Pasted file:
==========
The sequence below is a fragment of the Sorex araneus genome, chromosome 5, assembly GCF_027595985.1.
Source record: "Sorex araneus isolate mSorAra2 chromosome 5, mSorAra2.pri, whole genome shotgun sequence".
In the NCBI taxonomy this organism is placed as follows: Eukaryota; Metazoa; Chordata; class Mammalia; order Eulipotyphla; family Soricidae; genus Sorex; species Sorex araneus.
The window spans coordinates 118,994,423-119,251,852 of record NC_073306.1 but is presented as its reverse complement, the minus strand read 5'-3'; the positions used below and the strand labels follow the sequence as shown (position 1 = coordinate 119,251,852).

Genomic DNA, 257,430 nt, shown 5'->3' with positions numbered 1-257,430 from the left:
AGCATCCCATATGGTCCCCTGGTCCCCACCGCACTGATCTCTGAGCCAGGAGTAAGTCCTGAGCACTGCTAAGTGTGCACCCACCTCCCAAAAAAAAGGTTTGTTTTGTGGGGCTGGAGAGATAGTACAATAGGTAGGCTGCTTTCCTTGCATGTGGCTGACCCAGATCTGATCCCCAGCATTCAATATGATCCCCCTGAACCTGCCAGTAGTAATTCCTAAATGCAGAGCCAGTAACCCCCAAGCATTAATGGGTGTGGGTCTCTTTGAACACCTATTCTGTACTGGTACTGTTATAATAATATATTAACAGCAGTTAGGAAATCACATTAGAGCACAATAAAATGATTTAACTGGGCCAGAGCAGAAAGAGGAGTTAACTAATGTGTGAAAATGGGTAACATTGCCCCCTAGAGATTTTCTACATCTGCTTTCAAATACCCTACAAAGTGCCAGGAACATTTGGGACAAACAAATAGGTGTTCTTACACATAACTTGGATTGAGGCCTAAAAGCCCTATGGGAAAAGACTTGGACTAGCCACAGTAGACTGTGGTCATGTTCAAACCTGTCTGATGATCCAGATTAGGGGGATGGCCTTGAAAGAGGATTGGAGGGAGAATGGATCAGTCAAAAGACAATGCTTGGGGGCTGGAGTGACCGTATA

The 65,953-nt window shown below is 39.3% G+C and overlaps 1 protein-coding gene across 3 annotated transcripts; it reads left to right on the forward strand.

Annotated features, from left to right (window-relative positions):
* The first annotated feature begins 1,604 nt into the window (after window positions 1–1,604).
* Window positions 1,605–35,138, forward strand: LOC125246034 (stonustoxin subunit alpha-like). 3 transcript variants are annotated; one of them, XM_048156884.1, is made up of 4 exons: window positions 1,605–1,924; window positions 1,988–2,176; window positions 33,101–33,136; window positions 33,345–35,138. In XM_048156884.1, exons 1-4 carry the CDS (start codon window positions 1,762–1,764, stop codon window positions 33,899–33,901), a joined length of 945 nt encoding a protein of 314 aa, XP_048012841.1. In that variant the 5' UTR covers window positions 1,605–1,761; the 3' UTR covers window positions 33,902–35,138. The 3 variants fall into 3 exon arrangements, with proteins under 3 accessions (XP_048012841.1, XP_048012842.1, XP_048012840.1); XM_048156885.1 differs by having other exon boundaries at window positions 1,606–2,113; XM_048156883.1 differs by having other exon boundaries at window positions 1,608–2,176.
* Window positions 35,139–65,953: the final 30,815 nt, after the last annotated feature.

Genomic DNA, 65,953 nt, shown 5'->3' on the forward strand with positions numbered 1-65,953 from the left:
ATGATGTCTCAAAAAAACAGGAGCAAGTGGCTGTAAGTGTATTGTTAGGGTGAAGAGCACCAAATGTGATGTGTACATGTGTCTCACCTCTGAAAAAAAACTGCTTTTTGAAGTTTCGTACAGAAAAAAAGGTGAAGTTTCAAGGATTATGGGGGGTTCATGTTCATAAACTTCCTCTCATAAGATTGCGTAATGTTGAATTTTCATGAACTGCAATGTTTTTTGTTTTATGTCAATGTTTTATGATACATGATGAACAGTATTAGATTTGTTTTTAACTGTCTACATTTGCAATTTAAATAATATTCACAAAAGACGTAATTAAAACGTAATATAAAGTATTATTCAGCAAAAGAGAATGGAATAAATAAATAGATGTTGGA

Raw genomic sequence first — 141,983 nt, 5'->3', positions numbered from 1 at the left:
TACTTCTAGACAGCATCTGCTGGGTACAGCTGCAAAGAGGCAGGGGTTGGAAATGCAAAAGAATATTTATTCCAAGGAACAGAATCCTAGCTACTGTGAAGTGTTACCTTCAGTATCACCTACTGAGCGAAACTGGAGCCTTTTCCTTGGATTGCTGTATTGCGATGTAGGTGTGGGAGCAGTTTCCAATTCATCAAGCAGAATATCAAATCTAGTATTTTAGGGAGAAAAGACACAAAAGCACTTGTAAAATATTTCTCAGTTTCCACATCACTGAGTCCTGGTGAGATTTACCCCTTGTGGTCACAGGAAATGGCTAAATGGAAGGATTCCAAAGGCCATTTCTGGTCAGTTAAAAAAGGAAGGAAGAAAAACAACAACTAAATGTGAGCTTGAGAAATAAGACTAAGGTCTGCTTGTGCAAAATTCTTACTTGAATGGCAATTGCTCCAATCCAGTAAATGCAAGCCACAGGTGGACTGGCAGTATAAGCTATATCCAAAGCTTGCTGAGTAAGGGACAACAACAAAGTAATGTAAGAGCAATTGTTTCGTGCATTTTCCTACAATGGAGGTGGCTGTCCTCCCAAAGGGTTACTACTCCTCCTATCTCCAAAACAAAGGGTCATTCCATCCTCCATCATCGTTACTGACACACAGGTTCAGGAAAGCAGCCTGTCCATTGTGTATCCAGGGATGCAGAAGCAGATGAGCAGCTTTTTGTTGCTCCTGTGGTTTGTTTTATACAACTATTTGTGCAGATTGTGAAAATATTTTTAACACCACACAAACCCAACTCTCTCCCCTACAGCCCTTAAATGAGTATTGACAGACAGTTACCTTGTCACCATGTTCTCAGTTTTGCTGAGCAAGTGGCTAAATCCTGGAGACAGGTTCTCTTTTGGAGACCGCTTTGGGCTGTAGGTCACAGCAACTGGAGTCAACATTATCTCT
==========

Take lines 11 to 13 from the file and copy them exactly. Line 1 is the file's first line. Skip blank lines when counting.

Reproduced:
* Window positions 35,139–65,953: the final 30,815 nt, after the last annotated feature.

Genomic DNA, 65,953 nt, shown 5'->3' on the forward strand with positions numbered 1-65,953 from the left:
ATGATGTCTCAAAAAAACAGGAGCAAGTGGCTGTAAGTGTATTGTTAGGGTGAAGAGCACCAAATGTGATGTGTACATGTGTCTCACCTCTGAAAAAAAACTGCTTTTTGAAGTTTCGTACAGAAAAAAAGGTGAAGTTTCAAGGATTATGGGGGGTTCATGTTCATAAACTTCCTCTCATAAGATTGCGTAATGTTGAATTTTCATGAACTGCAATGTTTTTTGTTTTATGTCAATGTTTTATGATACATGATGAACAGTATTAGATTTGTTTTTAACTGTCTACATTTGCAATTTAAATAATATTCACAAAAGACGTAATTAAAACGTAATATAAAGTATTATTCAGCAAAAGAGAATGGAATAAATAAATAGATGTTGGA